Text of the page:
Dan's Review: Moonrise Kingdom

Dan's Review: Moonrise Kingdom

Ah, Wes.
Moonrise Kingdom (Focus Features)

Rated PG-13 for sexual content and smoking.

Starring Edward Norton, Bruce Willis, Bill Murray, Kara Hayward, Tilda Swinton, Frances McDormand, Jason Schwartzman, Jared Gilman, Harvey Keitel, Bob Balaban, L.J. Foley, Seamus Davey-Fitzpatrick, Jake Ryan, Charlie Kilgore.

Written by Wes Anderson and Roman Coppola.

Directed by Wes Anderson.



That quirky Wes Anderson. He's always making funny movies about eccentric people who seem to be stuck in some sort of 1960s/70s time warp. It's no different in Moonrise Kingdom, the story of two tween lovers trying to escape their lonely existence on a northeastern island in the mid-1960s.

Jared Gilman plays Sam, an orphan 12-year-old Khaki Scout (a version of Boy Scouts) who falls in love with Suzy Bishop (Kara Hayward) and plans an escape from his scout encampment led by Soutmaster Ward (Edward Norton). Suzy's parents (Bill Murray and Frances McDormand) are both attorneys whose marriage seems to be falling apart. Adding to their marital troubles is the fact that Laura Bishop is having some sort of romantic affair with the island's only police officer, Captain Sharp (Bruce Willis). Sam's fellow Khaki Scouts would love nothing more than to find him, since they don't like him very much, and plan to inflict violence upon his discovery.

When the two lovers escape into the wilderness, Ward, Sharp, the Bishops and Ward's scout troop embark on a island-wide search for the kids, who make an encampment on a small, secluded inlet.

When the authorities catch up with the kids, "Social Services" (Tilda Swinton) is contacted, who makes plans to place Sam in an orphanage that resembles a prison. The kids seem doomed to remain separated, until the Khaki Scouts come to their senses and realize they haven't been very nice to their comrade. They plan a daring escape for Suzy and Sam, whisk them away to another island where a "Hullabaloo" ("Scout-o-rama," or "Pow-wow" in Boy Scoutspeak) is taking place at a fort, ruled by Commander Pierce (Harvey Keitel). One of Sam's comrades also has a cousin working at the fort named Ben (Jason Schwartzman) who is somehow qualified to marry the young couple, even at the age of 12 (although unbinding). The "wedding" takes place, but a hurricane spoils their getaway.

Moonrise Kingdom is vintage Wes Anderson, complete with his own special brand of absurd comedy. His camera angles and cinematography closely resemble looking at a diorama. The film print has a constant sepia tone to it, giving the impression that the movie was actually shot in 1965. The humor is feeds off the depression and escapist dreams of his main characters (usually involving children), and often include children speaking about or experimenting with sexual activity. There is also the usual compliment some of Wes Anderson's favorite actors in Moonrise Kingdom, including  Schwartzman and Murray (I guess Luke and Owen Wilson weren't available).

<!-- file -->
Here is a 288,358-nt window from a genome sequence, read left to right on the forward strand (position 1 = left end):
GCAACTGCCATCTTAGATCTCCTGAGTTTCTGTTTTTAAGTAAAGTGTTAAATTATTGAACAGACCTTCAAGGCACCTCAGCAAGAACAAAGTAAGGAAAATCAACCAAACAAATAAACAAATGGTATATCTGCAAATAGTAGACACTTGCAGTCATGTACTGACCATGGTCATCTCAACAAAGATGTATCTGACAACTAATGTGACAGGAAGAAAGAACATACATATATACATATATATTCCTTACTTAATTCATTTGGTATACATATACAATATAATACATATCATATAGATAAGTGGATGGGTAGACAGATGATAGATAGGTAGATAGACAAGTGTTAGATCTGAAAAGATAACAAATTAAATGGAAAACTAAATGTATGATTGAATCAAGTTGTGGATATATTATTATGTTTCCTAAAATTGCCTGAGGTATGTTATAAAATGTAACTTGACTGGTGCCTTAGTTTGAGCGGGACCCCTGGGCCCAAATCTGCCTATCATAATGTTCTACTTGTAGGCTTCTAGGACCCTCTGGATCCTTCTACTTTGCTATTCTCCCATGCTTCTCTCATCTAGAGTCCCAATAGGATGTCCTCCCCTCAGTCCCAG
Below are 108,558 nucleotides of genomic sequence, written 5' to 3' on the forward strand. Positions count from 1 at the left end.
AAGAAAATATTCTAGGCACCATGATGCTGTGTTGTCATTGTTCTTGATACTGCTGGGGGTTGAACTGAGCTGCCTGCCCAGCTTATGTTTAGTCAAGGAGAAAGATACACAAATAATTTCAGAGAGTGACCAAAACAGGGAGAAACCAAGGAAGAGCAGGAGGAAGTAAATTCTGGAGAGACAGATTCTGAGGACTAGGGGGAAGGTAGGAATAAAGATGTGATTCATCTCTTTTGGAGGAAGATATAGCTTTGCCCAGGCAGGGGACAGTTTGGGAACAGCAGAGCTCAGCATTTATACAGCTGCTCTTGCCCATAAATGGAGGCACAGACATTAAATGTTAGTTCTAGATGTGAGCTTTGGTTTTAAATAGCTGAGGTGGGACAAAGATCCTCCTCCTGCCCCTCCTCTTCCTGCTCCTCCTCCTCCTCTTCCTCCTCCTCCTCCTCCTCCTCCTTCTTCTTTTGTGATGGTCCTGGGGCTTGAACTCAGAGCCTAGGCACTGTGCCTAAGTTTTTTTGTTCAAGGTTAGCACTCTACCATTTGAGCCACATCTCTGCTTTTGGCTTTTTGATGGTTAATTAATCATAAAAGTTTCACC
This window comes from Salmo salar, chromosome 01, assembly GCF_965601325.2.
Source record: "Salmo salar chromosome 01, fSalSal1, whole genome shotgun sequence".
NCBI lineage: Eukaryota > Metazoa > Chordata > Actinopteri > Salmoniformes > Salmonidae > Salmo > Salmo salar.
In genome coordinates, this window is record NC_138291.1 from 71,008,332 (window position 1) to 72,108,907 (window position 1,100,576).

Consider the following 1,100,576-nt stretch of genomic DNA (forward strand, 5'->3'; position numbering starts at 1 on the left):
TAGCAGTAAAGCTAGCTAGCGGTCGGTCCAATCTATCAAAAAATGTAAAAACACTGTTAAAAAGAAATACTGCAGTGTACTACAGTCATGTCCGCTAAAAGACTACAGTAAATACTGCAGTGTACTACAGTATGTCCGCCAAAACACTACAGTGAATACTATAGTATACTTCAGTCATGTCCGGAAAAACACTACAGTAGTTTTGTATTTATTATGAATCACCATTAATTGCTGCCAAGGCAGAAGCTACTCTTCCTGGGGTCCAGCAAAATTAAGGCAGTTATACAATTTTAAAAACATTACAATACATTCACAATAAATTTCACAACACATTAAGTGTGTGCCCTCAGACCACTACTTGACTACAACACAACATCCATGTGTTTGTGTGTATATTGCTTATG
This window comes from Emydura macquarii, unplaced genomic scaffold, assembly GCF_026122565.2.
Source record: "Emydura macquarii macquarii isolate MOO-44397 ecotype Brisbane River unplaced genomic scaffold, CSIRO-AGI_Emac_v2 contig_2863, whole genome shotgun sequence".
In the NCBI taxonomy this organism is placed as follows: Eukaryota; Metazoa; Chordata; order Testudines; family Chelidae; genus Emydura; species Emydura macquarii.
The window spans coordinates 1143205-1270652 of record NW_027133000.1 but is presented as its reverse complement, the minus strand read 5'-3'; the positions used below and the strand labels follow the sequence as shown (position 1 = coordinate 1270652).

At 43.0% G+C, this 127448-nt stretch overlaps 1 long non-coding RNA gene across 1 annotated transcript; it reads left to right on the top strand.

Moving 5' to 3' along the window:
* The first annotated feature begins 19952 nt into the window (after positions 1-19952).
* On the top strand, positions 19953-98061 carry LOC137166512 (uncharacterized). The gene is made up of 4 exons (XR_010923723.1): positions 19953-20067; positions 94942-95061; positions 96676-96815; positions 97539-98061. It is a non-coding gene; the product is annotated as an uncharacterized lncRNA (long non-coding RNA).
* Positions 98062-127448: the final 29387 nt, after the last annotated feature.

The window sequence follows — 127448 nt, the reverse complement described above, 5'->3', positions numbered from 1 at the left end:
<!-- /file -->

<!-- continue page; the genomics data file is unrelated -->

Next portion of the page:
I have been a fan of Wes Anderson ever since I nearly broke a rib laughing at 1998's Rushmore. His other films have been equally brilliant, leading up to 2009's animated classic The Fantastic Mr. Fox. The appeal of Anderson's humor has always been rooted in the eccentricity of his characters as they interact with each other in real-world settings (with the possible exception Mr. Fox and The Life Aquatic with Steve Zissou). In Moonrise Kingdom, the setting is much less realistic, making it more of a fairy tale/fable. That absurdity can be distracting, making Moonrise Kingdom perhaps a little too "Wes Andserson-y" for its own good.

While Moonrise Kingdom delivers the Anderson formula quite effectively, others unfamiliar with his quirky brand might wince a little at its weirdness. For Anderson's fans, it's a good news/bad news experience. The good news is Anderson does the same thing he's done before. The bad news is, Anderson does the same thing he's done before, which makes Moonrise Kingdom feel more like a part of the director's body of work, rather than a unique stand-alone film.

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